With top sustained winds of 60 miles per hour, Sagar made landfall further west than any tropical cyclone in 52 years of record-keeping for the North Indian Basin. The cyclone, which is being called the strongest ever recorded in Somalia, left a trail of destruction including loss of livestock and crops and destruction of homes, as well as massive damage to infrastructure.

“This is the biggest storm to hit the region in years,” Nigel Tricks, the regional director for the Norwegian Refugee Council said.

The NRC said that at least 30,000 people were affected in Somalia and Djibouti. But the extent of the damage is yet to be confirmed, especially given the current armed conflict between Somaliland and Puntland that had already displaced almost 10,000 people prior to the cyclone’s arrival.

Torrential rains also pounded other parts of Somalia, with people and cars slowly moving through waist-deep floodwater after homes were inundated. Officials said the storm killed at least six people in the capital Mogadishu. The United Nations estimates 700,000 people in flood-affected areas will need livelihood support through September. Facebook activated a safety feature following the devastating floods.

The flooding in Somalia comes just as countries including Kenya, and Ethiopia are recovering from the devastating drought that swept the Horn and East Africa region in the last two years. In Kenya, more than 170 people have died since heavy rains swept the country starting in March.

Hurricanes: Stronger, Slower, Wetter In The Future?

Scientists have developed a detailed analysis of how 22 recent hurricanes would be different if they formed under the conditions predicted for the late 21st century.

While each storm’s transformation would be unique, on balance, the hurricanes would become a little stronger, a little slower-moving, and a lot wetter.

In one example, Hurricane Ike — which killed more than 100 people and devastated parts of the U.S. Gulf Coast in 2008 — could have 13 percent stronger winds, move 17 percent slower, and be 34 percent wetter if it formed in a future, warmer climate.

Other storms could become slightly weaker (for example, Hurricane Ernesto) or move slightly faster (such as Hurricane Gustav). None would become drier. The rainfall rate of simulated future storms would increase by an average of 24 percent.

The study, led by scientists at the National Center for Atmospheric Research (NCAR) and published in the Journal of Climate, compares high-resolution computer simulations of more than 20 historical, named Atlantic storms with a second set of simulations that are identical but for a warmer, wetter climate that’s consistent with the average scientific projections for the end of the century.

A future with Hurricane Harvey-like rains

“Our research suggests that future hurricanes could drop significantly more rain,” said NCAR scientist Ethan Gutmann, who led the study. “Hurricane Harvey demonstrated last year just how dangerous that can be.”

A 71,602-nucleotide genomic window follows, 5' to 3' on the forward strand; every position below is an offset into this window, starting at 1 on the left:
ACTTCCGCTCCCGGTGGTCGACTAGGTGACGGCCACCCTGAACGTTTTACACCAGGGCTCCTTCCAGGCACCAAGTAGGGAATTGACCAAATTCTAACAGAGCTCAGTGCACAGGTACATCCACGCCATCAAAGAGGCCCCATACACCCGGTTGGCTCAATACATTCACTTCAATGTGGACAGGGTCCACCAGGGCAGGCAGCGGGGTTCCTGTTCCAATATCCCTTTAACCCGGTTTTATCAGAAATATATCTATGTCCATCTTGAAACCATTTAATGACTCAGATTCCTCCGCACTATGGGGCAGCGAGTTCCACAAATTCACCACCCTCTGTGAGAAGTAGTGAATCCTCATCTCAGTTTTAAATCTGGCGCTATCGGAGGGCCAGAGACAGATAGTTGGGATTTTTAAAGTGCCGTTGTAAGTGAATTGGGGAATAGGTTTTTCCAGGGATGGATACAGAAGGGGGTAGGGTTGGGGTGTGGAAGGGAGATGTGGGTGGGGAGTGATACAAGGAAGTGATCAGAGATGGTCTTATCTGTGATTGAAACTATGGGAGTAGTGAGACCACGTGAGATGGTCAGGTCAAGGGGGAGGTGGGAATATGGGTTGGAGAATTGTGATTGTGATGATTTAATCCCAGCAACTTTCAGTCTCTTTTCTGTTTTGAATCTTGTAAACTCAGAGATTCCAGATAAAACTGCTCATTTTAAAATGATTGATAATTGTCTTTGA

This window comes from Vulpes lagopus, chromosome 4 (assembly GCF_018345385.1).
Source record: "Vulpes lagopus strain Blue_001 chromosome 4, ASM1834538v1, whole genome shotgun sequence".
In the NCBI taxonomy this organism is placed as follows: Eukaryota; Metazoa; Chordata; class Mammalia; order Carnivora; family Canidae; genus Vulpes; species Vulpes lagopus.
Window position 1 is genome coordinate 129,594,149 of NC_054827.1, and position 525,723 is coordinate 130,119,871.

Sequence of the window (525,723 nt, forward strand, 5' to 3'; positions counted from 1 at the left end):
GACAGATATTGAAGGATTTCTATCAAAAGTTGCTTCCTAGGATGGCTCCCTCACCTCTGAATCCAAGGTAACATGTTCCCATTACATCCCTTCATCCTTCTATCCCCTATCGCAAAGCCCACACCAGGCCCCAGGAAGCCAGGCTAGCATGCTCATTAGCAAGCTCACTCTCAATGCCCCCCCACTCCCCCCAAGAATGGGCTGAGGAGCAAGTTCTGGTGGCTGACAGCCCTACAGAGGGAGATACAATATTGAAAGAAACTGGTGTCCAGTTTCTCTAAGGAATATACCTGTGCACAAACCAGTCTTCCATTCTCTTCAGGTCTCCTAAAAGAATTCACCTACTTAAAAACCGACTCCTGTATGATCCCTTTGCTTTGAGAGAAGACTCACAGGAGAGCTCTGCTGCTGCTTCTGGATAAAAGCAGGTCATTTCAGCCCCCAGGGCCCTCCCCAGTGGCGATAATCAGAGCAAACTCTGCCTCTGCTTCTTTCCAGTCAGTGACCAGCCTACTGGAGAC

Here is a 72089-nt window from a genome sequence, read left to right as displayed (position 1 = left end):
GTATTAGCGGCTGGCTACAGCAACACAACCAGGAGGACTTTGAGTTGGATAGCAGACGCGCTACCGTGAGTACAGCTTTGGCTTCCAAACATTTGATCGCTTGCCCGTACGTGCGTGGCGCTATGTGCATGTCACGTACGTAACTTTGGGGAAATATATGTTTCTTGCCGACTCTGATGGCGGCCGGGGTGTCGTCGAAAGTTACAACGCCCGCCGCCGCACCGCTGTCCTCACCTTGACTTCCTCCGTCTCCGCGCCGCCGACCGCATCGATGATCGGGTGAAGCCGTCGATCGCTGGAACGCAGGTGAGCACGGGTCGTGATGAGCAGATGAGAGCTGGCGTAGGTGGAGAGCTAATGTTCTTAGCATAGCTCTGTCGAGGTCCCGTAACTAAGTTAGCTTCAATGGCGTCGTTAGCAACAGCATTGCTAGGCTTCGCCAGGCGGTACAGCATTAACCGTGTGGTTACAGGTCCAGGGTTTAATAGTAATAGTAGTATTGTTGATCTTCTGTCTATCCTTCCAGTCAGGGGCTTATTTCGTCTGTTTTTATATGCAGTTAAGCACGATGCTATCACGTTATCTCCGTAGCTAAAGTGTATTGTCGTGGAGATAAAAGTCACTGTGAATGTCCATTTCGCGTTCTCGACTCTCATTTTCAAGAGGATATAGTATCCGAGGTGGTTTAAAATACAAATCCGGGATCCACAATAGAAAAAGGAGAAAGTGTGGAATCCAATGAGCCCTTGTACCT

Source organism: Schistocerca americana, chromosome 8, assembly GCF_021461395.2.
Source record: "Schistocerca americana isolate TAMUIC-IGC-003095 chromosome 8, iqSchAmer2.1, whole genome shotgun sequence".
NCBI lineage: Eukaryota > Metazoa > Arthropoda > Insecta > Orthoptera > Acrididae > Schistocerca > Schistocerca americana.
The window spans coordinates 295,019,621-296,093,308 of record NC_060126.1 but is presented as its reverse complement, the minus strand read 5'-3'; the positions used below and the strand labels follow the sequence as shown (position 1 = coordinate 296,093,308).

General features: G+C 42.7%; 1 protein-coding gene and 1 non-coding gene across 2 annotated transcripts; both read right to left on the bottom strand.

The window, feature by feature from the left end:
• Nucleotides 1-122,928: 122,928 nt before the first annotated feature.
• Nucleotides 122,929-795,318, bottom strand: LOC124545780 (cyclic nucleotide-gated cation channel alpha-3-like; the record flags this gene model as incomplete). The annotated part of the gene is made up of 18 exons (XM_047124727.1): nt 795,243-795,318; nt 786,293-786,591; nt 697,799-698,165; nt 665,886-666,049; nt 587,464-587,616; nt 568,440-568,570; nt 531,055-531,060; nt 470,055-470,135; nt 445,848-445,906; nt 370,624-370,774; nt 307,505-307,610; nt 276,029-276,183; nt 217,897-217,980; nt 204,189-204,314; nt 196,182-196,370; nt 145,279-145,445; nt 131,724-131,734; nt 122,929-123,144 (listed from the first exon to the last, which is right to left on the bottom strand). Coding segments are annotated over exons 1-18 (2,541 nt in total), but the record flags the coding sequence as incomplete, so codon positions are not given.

Harvey produced more than 4 feet of rain in some locations, breaking records and causing devastating flooding across the Houston area.

The research was funded by the National Science Foundation (NSF), which is NCAR’s sponsor, and by DNV GL (Det Norske Veritas Germanischer Lloyd), a global quality assurance and risk management company.

“This study shows that the number of strong hurricanes, as a percent of total hurricanes each year, may increase,” said Ed Bensman, a program director in NSF’s Division of Atmospheric and Geospace Sciences, which supported the study. “With increasing development along coastlines, that has important implications for future storm damage.”

Tapping a vast dataset to see storms

With more people and businesses relocating to coastal regions, the potential influence of environmental change on hurricanes has significant implications for public safety and the economy.

Last year’s hurricane season, which caused an estimated $215 billion in losses according to reinsurance company Munich RE, was the costliest on record.

It’s been challenging for scientists to study how hurricanes might change in the future as the climate continues to warm. Most climate models, which are usually run on a global scale over decades or centuries, are not run at a high enough resolution to “see” individual hurricanes.

Most weather models, on the other hand, are run at a high enough resolution to accurately represent hurricanes, but because of the high cost of computational resources, they are not generally used to simulate long-term changes in climate.

For the current study, the researchers took advantage of a massive new dataset created at NCAR. The scientists ran the Weather Research and Forecasting (WRF) model at a high resolution (4 kilometers, or about 2.5 miles) over the contiguous United States over two 13-year periods.

The simulations took about a year to run on the Yellowstone supercomputer at the NCAR-Wyoming Supercomputing Center in Cheyenne.

The first set of model runs simulates weather as it unfolded between 2000 and 2013, and the second simulates the same weather patterns but in a climate that’s warmer by about 5 degrees Celsius (9 degrees Fahrenheit) — the amount of warming that may be expected by the end of the century.